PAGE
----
You may have read the headline: California’s business climate is dead last among the nation’s 50 states.
To borrow a phrase from a rental car commercial, let us just say: “Not exactly.”
Chief Executive magazine said that CEOs favor states with fewer regulations. No surprise there. We won’t argue that California’s regulatory system couldn’t use changes.
But dead last?
How then would you explain the Kiplinger Report estimate that California is on track for the ninth fastest percentage for job growth among all states in 2016? No state in the Union will produce as many new jobs – an estimated 374,000, on top of the 439,000 created in 2015.
Kiplinger says that California’s job growth will be fueled particularly in technology and life sciences. We also know that our leadership in the environmental sciences, manufacturing, tourism and entertainment are drivers of this dynamic, diverse economy.
You hear it all the time: Our taxes are high. There’s no arguing that.
However, these same CEOs who rank us poorly also indicate that the quality of workforce is just as important – in some cases more important – than tax rates. While we have much more work to do to prepare our workforce to compete globally, it is clearly a California strength. We are pleased that the Legislature is poised to add $200 million to the state’s workforce training efforts.
We are co-chairpersons of the California Economic Summit, which will be held in Sacramento this December and will promote the need for increased workforce investment to prepare for fast-changing 21st century jobs.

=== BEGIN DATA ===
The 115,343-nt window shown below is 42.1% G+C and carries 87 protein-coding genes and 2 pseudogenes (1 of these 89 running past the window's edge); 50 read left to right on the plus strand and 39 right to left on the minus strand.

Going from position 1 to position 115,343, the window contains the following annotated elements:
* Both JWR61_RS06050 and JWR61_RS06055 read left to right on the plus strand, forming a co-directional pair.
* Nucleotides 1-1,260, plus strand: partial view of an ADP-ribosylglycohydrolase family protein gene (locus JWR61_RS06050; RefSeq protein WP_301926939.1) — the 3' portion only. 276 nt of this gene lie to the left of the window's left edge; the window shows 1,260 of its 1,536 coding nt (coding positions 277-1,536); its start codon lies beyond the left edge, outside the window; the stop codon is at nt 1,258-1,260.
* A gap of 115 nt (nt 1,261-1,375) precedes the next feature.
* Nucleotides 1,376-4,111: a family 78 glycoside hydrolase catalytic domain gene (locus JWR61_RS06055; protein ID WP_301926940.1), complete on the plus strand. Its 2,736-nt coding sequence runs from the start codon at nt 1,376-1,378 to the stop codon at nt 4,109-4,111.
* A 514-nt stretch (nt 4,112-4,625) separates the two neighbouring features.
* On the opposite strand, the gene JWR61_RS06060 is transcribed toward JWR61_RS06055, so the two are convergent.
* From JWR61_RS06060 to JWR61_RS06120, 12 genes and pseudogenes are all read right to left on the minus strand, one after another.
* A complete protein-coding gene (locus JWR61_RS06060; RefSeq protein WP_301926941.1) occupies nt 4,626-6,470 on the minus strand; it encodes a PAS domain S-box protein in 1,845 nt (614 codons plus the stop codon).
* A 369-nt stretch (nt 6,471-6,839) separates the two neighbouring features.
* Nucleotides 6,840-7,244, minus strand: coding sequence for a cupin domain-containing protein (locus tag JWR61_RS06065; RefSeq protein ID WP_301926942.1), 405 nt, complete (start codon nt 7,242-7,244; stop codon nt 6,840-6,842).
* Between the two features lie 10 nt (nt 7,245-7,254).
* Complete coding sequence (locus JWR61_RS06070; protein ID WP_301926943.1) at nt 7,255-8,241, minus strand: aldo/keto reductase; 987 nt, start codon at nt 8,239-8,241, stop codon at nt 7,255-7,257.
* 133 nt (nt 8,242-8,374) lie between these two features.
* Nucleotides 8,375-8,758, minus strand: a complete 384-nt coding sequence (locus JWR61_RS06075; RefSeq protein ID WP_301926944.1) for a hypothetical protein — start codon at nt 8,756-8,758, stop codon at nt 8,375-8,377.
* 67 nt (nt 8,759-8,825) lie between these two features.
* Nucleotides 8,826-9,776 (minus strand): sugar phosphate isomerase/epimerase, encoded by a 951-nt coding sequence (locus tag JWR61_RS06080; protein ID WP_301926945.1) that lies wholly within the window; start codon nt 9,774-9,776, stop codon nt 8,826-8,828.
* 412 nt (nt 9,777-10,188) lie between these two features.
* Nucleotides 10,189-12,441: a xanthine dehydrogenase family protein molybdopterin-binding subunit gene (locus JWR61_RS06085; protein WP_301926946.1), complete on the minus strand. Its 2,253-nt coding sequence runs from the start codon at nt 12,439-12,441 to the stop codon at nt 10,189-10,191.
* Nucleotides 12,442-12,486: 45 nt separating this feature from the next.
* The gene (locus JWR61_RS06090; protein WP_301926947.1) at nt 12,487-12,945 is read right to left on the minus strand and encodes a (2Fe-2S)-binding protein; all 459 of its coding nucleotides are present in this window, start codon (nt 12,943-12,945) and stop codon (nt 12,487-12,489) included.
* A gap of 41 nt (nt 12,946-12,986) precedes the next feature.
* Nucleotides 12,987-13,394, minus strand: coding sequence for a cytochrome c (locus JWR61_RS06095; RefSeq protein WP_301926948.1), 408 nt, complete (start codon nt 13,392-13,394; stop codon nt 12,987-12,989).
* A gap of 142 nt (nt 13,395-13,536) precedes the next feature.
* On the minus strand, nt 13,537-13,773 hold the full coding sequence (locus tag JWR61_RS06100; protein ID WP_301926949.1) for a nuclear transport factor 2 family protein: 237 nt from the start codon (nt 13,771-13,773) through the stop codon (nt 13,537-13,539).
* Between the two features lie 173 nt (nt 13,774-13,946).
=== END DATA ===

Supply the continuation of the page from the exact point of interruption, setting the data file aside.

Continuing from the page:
California’s advantages – in addition to our size, our proximity to world markets and, yes, our weather – include an education system that delivers one of the best workforces in the world. The University of California, the California State University and our 113 community colleges are all part of the summit and are developing policies to train the 1 million more skilled workers our economy needs.
The summit has a goal of widening the workforce pipeline and closing the looming “skills gap” by aligning the state’s training and education programs with the needs of employers.
We also have the challenge of finding these workers a place to live. That’s why the summit has issued the challenge to build 1 million more homes. With housing supply far below demand, the summit is leading a comprehensive effort aimed at reducing costs and increasing supply.
These are some of the fundamental issues facing California as we continue to grow, and they have attracted the attention of many different groups. What makes the summit unique is its collective focus on finding solutions that meet the “triple bottom line” – growing the economy, improving environmental quality and increasing opportunity.
For California to thrive, we must continue to improve, invest and innovate. We look forward to welcoming more leaders from every region into our coalition in the year ahead, and to work together to achieve a shared and sustainable prosperity.
Laurie Madigan is a partner at Madigan Consulting in San Diego and can be contacted at firstname.lastname@example.org. Bill Mueller is CEO of Valley Vision in Sacramento and can be contacted at email@example.com. They are co-chairpersons of the California Economic Summit Steering Committee.